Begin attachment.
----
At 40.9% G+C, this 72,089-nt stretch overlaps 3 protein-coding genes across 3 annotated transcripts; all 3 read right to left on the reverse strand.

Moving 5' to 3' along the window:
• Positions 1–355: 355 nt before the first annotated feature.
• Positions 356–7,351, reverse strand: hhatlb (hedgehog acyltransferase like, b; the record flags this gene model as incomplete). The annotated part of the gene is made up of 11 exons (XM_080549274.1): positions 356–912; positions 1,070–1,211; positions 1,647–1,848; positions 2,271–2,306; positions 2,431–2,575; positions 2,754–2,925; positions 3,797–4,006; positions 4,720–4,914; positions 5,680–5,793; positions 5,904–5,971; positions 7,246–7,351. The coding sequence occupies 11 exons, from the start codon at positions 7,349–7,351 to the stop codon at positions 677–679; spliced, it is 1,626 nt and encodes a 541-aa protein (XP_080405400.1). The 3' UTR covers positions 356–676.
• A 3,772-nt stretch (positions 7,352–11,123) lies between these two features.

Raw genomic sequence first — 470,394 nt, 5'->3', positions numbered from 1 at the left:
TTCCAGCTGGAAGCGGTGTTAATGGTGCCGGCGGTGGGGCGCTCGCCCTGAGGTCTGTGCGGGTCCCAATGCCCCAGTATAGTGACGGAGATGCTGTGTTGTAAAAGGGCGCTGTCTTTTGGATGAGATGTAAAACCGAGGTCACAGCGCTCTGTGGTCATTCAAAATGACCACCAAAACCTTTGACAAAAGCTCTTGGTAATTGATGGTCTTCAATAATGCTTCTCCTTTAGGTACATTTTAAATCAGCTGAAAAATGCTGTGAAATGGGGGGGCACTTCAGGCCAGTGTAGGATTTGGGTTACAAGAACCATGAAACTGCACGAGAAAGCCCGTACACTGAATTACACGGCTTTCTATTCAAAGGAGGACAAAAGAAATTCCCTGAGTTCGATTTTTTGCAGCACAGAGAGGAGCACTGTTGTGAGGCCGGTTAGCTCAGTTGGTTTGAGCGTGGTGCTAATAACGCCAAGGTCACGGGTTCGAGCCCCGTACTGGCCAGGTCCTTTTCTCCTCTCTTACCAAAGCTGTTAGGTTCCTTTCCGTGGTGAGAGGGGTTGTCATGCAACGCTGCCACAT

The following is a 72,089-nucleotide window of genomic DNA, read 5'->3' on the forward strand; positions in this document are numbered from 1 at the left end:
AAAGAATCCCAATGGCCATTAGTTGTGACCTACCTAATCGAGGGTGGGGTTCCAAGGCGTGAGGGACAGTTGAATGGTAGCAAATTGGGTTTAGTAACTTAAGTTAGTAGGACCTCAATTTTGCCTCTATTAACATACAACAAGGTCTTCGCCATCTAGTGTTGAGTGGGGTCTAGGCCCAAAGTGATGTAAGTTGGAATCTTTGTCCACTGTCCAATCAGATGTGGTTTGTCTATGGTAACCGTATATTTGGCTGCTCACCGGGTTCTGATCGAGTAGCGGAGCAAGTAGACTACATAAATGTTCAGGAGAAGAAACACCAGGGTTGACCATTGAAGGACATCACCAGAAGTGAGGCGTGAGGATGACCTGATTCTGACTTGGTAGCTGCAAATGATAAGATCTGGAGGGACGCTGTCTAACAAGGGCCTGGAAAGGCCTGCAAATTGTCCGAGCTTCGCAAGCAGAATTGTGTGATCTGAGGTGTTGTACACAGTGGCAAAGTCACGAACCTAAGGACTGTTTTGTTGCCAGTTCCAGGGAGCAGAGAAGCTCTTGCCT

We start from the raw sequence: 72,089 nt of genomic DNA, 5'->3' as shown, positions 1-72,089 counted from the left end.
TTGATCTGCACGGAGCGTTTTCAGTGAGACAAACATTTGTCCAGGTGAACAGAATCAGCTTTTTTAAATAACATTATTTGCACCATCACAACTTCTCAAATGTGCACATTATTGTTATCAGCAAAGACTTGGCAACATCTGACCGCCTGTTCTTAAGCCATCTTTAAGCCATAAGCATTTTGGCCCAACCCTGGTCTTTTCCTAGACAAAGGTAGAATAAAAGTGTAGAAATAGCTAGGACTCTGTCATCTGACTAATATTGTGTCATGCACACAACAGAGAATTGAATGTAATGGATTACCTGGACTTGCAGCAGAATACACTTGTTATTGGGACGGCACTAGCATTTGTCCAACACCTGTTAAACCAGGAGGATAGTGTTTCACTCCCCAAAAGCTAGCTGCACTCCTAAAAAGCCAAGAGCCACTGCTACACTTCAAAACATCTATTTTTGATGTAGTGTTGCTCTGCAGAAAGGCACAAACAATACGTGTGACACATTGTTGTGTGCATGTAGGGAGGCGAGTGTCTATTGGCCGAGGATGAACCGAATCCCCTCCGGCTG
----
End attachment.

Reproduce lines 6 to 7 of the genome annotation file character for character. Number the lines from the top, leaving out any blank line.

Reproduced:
Raw genomic sequence first — 470,394 nt, 5'->3', positions numbered from 1 at the left:
TTCCAGCTGGAAGCGGTGTTAATGGTGCCGGCGGTGGGGCGCTCGCCCTGAGGTCTGTGCGGGTCCCAATGCCCCAGTATAGTGACGGAGATGCTGTGTTGTAAAAGGGCGCTGTCTTTTGGATGAGATGTAAAACCGAGGTCACAGCGCTCTGTGGTCATTCAAAATGACCACCAAAACCTTTGACAAAAGCTCTTGGTAATTGATGGTCTTCAATAATGCTTCTCCTTTAGGTACATTTTAAATCAGCTGAAAAATGCTGTGAAATGGGGGGGCACTTCAGGCCAGTGTAGGATTTGGGTTACAAGAACCATGAAACTGCACGAGAAAGCCCGTACACTGAATTACACGGCTTTCTATTCAAAGGAGGACAAAAGAAATTCCCTGAGTTCGATTTTTTGCAGCACAGAGAGGAGCACTGTTGTGAGGCCGGTTAGCTCAGTTGGTTTGAGCGTGGTGCTAATAACGCCAAGGTCACGGGTTCGAGCCCCGTACTGGCCAGGTCCTTTTCTCCTCTCTTACCAAAGCTGTTAGGTTCCTTTCCGTGGTGAGAGGGGTTGTCATGCAACGCTGCCACAT